By Zia Ur Rehman



KARACHI – The investigations of a Saudi diplomat’s murder and a hand grenade attack on a Saudi consulate, both in Karachi in May, continue, but security analysts are attributing both attacks to a Shiite militant organisation with links abroad.

”]”Officials have connected Sipah-e-Mohammed Pakistan (SMP) to both attacks and say the Shiite group aims to reignite feuds between Pakistan’s Sunni and Shiite communities, and between Saudi Arabia and Pakistan.

“It is impossible to rule out the recent dispute between rival organisations of supporters and non-supporters of Saudi Arabia,” Saud Mirza, then-head of Karachi Police, said in May.

Law enforcement officials May 17 arrested Muntazir Imam, an SMP member, in connection with the death of Hassan al-Qahtani, a Saudi diplomat who was gunned down by men riding two motorcycles in Karachi May 16, and other killings of rival Islamist leaders.

Anti-Saudi attacks in Karachi in May

Qahtani’s assassination came five days after unidentified assailants threw hand grenades at the Saudi consulate in Karachi, where al-Qahtani worked. No one was injured in that attack, media reported.

After the violence, the Saudi government recalled non-essential staff and families of diplomats stationed in Karachi. Imam told investigators that more than 200 SMP activists, trained abroad and heavily armed are hunting down Sunnis, Pakistan Today reported May 26.

Shiite groups support SMP

SMP is a Shiite militant organisation outlawed by the Pakistani government. It has been connected to a number of killings and reportedly maintains close links with a Shiite regime, according to a South Asia Terrorist Portal (SATP) report.

“Although there is no strong evidence of foreign government involvement in supporting the SMP, the terrorist outfit had been supported by (foreign) Shiite groups,” Rana told Central Asia Online. The SMP is mainly involved in targeted killings of leaders of rival groups, particularly those of the SSP, he added.

“When the Punjab government started an operation against the SMP to dismantle its network in the province, most of its leaders fled (abroad),” said Muhammad Amir Rana, director of the Pak Institute for Peace Studies (PIPS). That operation has badly damaged SMP’s network, Rana said.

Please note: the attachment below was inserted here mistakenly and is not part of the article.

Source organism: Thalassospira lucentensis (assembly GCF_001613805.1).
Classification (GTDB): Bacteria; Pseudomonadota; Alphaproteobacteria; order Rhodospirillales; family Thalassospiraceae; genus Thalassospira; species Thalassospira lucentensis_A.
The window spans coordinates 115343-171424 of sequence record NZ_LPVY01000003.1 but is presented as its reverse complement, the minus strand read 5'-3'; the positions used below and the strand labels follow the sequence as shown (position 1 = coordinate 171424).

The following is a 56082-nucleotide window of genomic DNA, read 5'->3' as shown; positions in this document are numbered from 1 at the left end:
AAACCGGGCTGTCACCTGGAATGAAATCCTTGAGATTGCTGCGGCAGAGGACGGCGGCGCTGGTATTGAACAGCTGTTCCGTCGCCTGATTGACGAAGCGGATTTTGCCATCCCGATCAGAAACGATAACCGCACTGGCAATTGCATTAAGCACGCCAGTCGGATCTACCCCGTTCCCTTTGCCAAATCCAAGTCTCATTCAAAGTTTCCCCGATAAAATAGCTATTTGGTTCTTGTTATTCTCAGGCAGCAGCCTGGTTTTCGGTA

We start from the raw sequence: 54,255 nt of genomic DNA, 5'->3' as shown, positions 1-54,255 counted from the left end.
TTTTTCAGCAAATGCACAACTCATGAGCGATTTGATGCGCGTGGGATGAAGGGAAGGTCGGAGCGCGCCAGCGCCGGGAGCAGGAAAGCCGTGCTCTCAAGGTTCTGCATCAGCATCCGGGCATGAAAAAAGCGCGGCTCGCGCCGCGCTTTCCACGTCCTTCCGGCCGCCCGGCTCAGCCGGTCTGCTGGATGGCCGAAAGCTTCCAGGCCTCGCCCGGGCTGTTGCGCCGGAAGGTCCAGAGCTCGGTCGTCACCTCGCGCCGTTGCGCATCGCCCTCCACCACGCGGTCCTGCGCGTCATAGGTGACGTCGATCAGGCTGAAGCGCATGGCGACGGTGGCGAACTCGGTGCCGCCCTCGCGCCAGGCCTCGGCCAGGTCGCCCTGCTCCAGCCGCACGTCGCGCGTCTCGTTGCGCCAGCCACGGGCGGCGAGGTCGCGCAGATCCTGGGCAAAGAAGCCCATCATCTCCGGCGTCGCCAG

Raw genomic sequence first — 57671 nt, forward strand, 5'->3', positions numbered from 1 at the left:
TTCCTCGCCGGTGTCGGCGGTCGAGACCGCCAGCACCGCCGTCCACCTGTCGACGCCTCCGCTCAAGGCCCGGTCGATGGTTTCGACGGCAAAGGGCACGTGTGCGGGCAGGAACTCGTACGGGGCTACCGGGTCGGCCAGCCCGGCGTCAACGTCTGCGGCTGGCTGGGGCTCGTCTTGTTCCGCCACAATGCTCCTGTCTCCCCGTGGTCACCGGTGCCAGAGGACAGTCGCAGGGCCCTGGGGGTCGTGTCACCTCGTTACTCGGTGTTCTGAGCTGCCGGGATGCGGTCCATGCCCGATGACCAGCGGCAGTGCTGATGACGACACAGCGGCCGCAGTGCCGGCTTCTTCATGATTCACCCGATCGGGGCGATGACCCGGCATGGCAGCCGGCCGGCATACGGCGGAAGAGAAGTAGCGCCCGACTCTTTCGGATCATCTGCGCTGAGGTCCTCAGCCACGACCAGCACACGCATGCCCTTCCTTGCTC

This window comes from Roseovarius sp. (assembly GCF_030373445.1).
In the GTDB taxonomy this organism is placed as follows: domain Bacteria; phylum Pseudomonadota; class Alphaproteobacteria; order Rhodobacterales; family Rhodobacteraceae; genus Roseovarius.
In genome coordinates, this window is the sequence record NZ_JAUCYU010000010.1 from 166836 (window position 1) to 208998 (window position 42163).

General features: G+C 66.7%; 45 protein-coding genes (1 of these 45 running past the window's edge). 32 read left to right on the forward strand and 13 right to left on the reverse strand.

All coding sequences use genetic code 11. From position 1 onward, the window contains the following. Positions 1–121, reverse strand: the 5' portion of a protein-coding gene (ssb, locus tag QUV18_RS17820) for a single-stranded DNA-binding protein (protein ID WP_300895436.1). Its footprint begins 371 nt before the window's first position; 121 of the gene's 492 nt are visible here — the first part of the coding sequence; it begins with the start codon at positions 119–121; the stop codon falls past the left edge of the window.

He said the Punjab government operation against the SMP was launched three years ago, but it is not known exactly when they fled.

A proxy battleground 

Pakistan has become a proxy battleground for conflicts between Shia and Sunni countries, security analysts say, adding that the May attacks on Saudi interests in Karachi could be an effort to re-ignite Sunni-Shiite tensions in Pakistan.

“Saudi interests in Karachi may have been targeted in response to the situation in the Gulf, especially the Saudi military support … to curb (Bahrain’s) uprising,” Raees Ahmed, a political analyst, told Central Asia Online.

The Saudi military’s assistance in putting down predominantly Shiite Bahrain’s uprising angered Pakistani Shiite organisations, Ahmed added, pointing to nationwide anti-Saudi protests that included wall-chalking and a propaganda campaign in Karachi.

In response, Sunni groups rallied in support of Saudi Arabia and accused Shiite states of creating unrest in the Gulf States and Pakistan. Pakistani Sunni leaders condemned the attacks on the Saudi consulates in Karachi and al-Qahtani’s killing and demanded that the government remove banners in Karachi bearing anti-Saudi messages, Ahmed said.

Other cities in Pakistan show signs of Sunni-Shiite tension, Ahmed continued, observing that walls in Karachi, Lahore and elsewhere now bear slogans and posters condemning various countries and exacerbating sectarian tensions.

This is not the first time Pakistan has been the proxy battleground. The SATP report noted that the same thing occurred in the 1980s and 1990s, with Karachi turned into a bloody battleground. Since 1989, fighting between the two sects has killed at least 7,636 in Pakistan, the report stated.